This season the NHL has created a new statistic: head coach firings. By the team, this current season was half over, no less than seven head coaches had been fired.
Some of these coaches set up their own demise through personal behavior issues or were removed because of patterns of verbal and physical abuse towards players. Other coaches were simply terminated because they didn’t bring in immediate success in the standings; however, a head coach only has so much power and influence to win games and without strong efforts each night from their players a coach can only do so much to edge towards the playoffs.
In the case of the New Jersey Devils this season, head coach John Hynes was fired on December 3, 2019, after the Devils posted a 9-13-4 record.
Slow starts, poor player performance, bad luck and the resurgence of other teams in the Metropolitan Division can all be blamed for a lack of success.
However, the head coach remains a visible symbol of the organization and John Hynes became the easy target for termination by the Devils front office. Did Hynes deserve it? Yes, head coaches are hired to do one thing-win. In Hynes’ career with the Devils, he led them to one playoff appearance in 2018 where the Devils were eliminated quickly in the first round. This playoff appearance was the first for the Devils since 2011-2012 and it showed the Hynes was making some progress in restoring this organization back to its winning days and making strides to bringing the Stanley Cup back to Newark.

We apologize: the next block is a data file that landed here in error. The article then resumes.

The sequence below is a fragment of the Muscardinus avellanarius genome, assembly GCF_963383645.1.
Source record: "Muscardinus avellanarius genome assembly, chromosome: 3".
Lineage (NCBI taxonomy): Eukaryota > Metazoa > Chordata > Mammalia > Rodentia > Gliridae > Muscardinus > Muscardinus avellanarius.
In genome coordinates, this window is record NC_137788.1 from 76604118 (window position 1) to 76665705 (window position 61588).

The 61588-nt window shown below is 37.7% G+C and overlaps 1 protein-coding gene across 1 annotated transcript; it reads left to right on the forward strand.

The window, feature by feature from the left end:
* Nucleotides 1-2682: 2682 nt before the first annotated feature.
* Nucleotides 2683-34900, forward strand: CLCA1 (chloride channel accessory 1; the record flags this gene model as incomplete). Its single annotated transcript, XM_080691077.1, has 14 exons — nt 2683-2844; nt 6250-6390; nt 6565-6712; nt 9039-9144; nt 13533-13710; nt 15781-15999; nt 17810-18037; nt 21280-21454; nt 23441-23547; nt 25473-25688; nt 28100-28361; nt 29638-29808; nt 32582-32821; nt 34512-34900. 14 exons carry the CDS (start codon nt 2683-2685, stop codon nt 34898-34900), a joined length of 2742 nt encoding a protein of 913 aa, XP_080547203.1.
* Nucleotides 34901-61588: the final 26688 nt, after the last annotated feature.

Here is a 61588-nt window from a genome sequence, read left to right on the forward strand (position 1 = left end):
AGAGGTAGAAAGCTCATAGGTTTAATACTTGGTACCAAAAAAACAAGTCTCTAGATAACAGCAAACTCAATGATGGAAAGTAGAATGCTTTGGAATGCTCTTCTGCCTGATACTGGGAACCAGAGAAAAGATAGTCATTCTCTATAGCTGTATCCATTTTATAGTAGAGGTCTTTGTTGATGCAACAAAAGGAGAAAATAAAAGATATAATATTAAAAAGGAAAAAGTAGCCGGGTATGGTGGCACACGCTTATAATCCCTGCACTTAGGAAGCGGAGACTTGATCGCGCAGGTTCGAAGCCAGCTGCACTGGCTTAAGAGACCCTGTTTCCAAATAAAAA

John Hynes was replaced by assistant coach Alain Nasreddine who had been with Hynes since their AHL days. Hynes was out of hockey and the NHL when the Nashville Predators came looking for a head coach after they fired Peter Laviolette. His exile out of the NHL lasted exactly 34 days when the Devils released him from his original contract and let him sign on as the new Predators head coach on January 7, 2020.
Since this transition, interim head coach Alain Nesreddine has led the Devils to a current record of 19-24-10 (10-11-6 since taking over as interim head) while John Hynes has the Predators currently sitting at 26-20-7 and fighting for a Wild Card playoff spot.
Why is this relevant?
By firing John Hynes, the Devils ownership attempted to implement some quick changes to win games that have not materialized.
The failure to move up in the standings doesn’t purely rest of Alain Nesriddene’s shoulders: he inherited a team that was skating towards the bottom and hasn’t found their way up yet. John Hynes seemed to leave at a perfect time for Nashville as they are in the playoff hunt. NHL coaches are now on notice: win immediately or you will be terminated and the next man will be up coaching in your spot.
Does this create stability or chaos for players who may not know who will be coaching them next week?
The NHL is at its root a business and businesses require success as every coach and every player in the league is ultimately expendable according to team owners.
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